So what did the Bulldogs do last year? Well, they won the coin toss four times. On two of those occasions, both at home, they deferred — but on the road at VMI and at Western Carolina, they elected to receive the opening kickoff.

I’m not sure why, unless the home/road situation was a factor. However, it had not been an issue in prior seasons.

Someone should ask Brent Thompson about this. It is certainly something that must be investigated. If necessary, Congressional hearings should be held.

There is a tab on the spreadsheet that lists game-by-game attendance (home and away) and game length (in terms of time). Home games at Johnson Hagood Stadium took on average 12 minutes less to play than contests the Bulldogs played on the road.

This was an almost complete reversal from 2017, when home games were on average 11 minutes longer than road matchups. That is because last season’s road games averaged 3:15, while the year before they clocked in at just 2:54 — a 21-minute difference. Perhaps more teams having instant replay capability resulted in increased game length.

I’m ready for football season. Isn’t everybody?

Inside the Numbers, Part 1: The Citadel’s 2018 run/pass tendencies and yards per play statistics, with some SoCon and FCS discussion as well

Other recent posts about football at The Citadel:

– Football attendance at The Citadel — an annual review

– 2019 preseason rankings and ratings, featuring The Citadel and the rest of the SoCon

– During the 2019 football season, which teams will the Bulldogs’ opponents play before (and after) facing The Citadel?

– Homecoming at The Citadel — a brief gridiron history

Also of interest from around the internet:

The time a couple of cadets swiped an elephant and took it to a football game

Brent Thompson talks to SportsTalk

The Citadel was picked to finish 7th in the SoCon by both the coaches and media polls

Thompson wasn’t impressed with those polls

Bulldogs punter Matthew Campbell is on the “Watch List” for the FCS Punter of the Year award (presented by the Augusta Sports Council)

“Meet the Bulldogs” is on August 24

This is Part 1 of a two-part post that focuses on select statistics on the 2018 football season. As was the case last year, I broke it down into two parts.

Part 2 can be found here.

I’ll also be releasing a couple of other stats-oriented posts in the (hopefully) near future. When I do, I’ll link them in this spot.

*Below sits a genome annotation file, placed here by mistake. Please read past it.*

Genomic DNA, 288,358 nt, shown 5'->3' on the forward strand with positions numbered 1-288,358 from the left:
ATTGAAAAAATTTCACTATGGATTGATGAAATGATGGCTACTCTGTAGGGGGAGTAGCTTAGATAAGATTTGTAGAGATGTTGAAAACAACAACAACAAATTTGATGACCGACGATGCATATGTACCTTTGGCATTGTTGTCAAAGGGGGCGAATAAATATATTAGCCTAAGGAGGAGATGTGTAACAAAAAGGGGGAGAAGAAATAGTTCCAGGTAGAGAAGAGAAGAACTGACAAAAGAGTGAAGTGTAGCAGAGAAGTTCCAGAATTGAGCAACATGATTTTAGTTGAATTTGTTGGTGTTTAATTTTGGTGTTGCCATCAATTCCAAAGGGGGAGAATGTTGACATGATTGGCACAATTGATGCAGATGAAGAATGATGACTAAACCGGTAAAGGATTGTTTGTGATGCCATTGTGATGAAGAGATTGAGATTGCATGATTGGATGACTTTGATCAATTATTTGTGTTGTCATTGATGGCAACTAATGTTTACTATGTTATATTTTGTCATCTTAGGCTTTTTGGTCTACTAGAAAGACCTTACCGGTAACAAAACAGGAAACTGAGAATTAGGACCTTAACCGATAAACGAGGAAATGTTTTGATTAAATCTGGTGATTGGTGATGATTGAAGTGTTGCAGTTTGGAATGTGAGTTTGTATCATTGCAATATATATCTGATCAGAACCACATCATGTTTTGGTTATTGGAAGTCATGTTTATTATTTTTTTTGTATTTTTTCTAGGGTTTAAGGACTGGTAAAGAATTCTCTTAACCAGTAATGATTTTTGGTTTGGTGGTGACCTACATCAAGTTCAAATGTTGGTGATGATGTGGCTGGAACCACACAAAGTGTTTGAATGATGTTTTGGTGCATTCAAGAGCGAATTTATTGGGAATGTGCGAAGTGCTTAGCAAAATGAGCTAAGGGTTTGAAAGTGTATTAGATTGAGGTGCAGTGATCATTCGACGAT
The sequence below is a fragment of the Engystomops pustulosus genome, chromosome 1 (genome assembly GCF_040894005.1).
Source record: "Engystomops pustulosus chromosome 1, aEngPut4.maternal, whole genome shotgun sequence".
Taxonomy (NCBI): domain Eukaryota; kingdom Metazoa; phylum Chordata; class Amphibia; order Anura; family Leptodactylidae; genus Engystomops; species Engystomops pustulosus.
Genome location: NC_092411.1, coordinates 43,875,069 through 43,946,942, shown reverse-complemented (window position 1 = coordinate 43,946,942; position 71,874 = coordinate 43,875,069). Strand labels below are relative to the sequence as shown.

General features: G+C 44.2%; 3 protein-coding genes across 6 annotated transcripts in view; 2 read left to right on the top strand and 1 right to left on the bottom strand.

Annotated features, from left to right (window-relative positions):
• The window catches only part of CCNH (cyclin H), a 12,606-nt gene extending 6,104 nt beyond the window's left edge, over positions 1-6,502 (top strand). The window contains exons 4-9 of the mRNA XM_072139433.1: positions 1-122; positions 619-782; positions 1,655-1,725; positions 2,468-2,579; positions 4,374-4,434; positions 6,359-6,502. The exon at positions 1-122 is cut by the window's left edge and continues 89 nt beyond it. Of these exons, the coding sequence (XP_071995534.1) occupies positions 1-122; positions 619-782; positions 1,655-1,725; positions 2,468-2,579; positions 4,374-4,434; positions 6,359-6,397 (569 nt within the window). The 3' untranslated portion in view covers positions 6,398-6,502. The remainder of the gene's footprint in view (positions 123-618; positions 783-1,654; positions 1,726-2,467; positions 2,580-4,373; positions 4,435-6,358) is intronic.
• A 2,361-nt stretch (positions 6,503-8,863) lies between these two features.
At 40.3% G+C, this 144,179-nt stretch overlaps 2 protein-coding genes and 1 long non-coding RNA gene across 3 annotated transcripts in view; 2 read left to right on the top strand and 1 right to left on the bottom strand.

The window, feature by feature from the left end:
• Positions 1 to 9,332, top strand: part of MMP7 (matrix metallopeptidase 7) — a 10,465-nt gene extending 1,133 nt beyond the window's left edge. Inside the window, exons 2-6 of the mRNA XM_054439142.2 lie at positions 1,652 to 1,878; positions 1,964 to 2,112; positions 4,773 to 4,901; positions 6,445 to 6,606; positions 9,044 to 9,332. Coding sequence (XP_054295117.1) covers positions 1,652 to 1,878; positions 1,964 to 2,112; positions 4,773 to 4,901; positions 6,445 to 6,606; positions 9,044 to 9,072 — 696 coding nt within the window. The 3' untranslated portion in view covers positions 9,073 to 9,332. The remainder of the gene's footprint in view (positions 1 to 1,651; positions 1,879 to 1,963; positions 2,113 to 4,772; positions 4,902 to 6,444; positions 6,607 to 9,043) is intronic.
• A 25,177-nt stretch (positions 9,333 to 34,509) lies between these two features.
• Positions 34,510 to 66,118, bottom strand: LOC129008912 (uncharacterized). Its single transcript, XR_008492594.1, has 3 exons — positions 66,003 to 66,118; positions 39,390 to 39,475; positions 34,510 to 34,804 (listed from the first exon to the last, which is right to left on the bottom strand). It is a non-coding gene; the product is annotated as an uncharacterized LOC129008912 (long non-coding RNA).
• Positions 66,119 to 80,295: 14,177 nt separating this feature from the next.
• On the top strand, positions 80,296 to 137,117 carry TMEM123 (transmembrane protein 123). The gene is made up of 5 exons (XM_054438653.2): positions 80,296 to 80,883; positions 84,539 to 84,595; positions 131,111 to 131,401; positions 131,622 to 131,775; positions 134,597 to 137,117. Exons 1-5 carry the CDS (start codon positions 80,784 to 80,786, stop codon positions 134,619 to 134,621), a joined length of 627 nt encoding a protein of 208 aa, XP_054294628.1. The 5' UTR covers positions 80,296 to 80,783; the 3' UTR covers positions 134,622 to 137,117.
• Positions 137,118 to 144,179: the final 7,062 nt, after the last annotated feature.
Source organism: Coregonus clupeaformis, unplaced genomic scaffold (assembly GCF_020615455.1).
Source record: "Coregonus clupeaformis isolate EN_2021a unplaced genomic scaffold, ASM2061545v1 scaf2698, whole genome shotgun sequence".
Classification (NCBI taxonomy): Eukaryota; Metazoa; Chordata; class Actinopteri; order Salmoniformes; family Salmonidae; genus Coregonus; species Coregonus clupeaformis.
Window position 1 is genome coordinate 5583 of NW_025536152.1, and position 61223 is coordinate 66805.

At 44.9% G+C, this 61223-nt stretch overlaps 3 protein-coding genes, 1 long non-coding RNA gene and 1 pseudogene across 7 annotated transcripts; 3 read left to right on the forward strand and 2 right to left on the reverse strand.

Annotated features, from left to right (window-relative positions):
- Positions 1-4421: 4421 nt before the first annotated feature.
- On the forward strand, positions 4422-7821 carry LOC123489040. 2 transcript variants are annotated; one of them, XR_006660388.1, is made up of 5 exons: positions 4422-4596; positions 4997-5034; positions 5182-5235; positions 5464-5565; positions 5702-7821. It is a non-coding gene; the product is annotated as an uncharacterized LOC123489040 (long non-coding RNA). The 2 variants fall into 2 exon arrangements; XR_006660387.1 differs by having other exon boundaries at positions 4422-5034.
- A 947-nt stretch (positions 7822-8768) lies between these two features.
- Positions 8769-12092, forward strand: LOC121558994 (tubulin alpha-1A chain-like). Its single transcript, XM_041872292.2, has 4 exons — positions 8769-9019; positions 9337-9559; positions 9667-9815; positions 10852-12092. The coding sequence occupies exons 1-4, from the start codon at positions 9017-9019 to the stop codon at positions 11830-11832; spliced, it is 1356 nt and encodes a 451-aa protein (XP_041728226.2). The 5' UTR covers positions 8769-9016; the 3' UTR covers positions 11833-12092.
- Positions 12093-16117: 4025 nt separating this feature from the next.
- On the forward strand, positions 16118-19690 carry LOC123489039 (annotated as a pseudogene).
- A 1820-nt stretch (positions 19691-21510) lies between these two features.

[Link when available!]

In recent seasons, I have written about play-calling tendencies by The Citadel’s coaching staff; I’ll continue to do that this year. I like to compare statistics over a rolling three-year period.

For this post, I’ll take a look at the 2018 season stats, and compare/contrast them with those from the 2016 and 2017 campaigns. All three campaigns have featured Brent Thompson as head coach, so there is some consistency there.

My focus will be on the following:

  • down-and-distance run/pass tendencies (for The Citadel and its opponents)
  • yards per play numbers (offense and defense, rushing and passing)
  • select defensive passing stats (including sacks, hurries, and passes defensed)
  • success in the “red zone” (essentially defined as scoring or preventing touchdowns)
  • plays from scrimmage of 20 yards or more (“big plays”), and how they impact TD drives
  • fourth-down decision-making (for The Citadel and its opponents)
  • situational punting for The Citadel and its opponents (i.e. punting from inside the 50-yard line); I’m generally not a fan of this tactic
  • the all-important coin toss (with a curious change in philosophy for The Citadel!)
  • attendance and time-of-game information

Some of these items will be in Part 1, while others will be in Part 2.

First things first: The Spreadsheet

One thing you will notice is that almost all of the statistics in the spreadsheet are broken down by game. In other words, if you wanted to know about The Citadel’s yards per pass attempt versus Mercer (outstanding), or the Bulldogs’ Red Zone numbers against VMI (not good for the second straight season), or The Citadel’s time-of-possession for every quarter of every SoCon game this season, or any number of other things that you always wanted to know, but didn’t actually know that you wanted to know — well, this is the spreadsheet that you never dreamed about because you have really lame dreams.

If you didn’t want to know about any of those things, you should re-evaluate the priorities in your life.

The statistics that follow are (unless specifically noted) based on league play, and only league play. It’s easier and fairer to compare numbers in that way. The Citadel’s on-field success or failure will be judged for the most part on how it does in the Southern Conference, not against its out-of-conference slate.

The league schedules over the last three years looked like this: